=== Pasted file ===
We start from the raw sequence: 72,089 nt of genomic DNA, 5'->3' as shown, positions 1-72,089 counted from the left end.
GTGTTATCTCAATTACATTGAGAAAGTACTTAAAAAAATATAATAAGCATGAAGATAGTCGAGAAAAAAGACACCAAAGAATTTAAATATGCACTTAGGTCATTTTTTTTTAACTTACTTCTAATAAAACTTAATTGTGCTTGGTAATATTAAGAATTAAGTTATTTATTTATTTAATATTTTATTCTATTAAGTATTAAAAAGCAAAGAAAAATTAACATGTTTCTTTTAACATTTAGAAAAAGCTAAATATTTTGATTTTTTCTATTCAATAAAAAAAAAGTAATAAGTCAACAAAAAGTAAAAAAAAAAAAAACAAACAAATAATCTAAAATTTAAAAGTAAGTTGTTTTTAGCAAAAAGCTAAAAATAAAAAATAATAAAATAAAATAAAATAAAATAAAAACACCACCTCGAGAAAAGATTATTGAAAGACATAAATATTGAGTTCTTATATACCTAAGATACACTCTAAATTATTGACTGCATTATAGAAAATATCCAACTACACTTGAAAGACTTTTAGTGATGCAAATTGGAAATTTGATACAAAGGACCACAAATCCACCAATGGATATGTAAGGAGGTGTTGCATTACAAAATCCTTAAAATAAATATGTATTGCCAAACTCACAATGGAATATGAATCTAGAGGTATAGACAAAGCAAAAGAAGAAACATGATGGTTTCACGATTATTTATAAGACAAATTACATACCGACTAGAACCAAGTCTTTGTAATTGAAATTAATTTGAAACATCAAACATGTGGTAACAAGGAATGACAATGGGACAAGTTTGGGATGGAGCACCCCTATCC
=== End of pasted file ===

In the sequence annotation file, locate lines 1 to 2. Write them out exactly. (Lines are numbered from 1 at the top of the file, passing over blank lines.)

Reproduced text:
We start from the raw sequence: 72,089 nt of genomic DNA, 5'->3' as shown, positions 1-72,089 counted from the left end.
GTGTTATCTCAATTACATTGAGAAAGTACTTAAAAAAATATAATAAGCATGAAGATAGTCGAGAAAAAAGACACCAAAGAATTTAAATATGCACTTAGGTCATTTTTTTTTAACTTACTTCTAATAAAACTTAATTGTGCTTGGTAATATTAAGAATTAAGTTATTTATTTATTTAATATTTTATTCTATTAAGTATTAAAAAGCAAAGAAAAATTAACATGTTTCTTTTAACATTTAGAAAAAGCTAAATATTTTGATTTTTTCTATTCAATAAAAAAAAAGTAATAAGTCAACAAAAAGTAAAAAAAAAAAAAACAAACAAATAATCTAAAATTTAAAAGTAAGTTGTTTTTAGCAAAAAGCTAAAAATAAAAAATAATAAAATAAAATAAAATAAAATAAAAACACCACCTCGAGAAAAGATTATTGAAAGACATAAATATTGAGTTCTTATATACCTAAGATACACTCTAAATTATTGACTGCATTATAGAAAATATCCAACTACACTTGAAAGACTTTTAGTGATGCAAATTGGAAATTTGATACAAAGGACCACAAATCCACCAATGGATATGTAAGGAGGTGTTGCATTACAAAATCCTTAAAATAAATATGTATTGCCAAACTCACAATGGAATATGAATCTAGAGGTATAGACAAAGCAAAAGAAGAAACATGATGGTTTCACGATTATTTATAAGACAAATTACATACCGACTAGAACCAAGTCTTTGTAATTGAAATTAATTTGAAACATCAAACATGTGGTAACAAGGAATGACAATGGGACAAGTTTGGGATGGAGCACCCCTATCC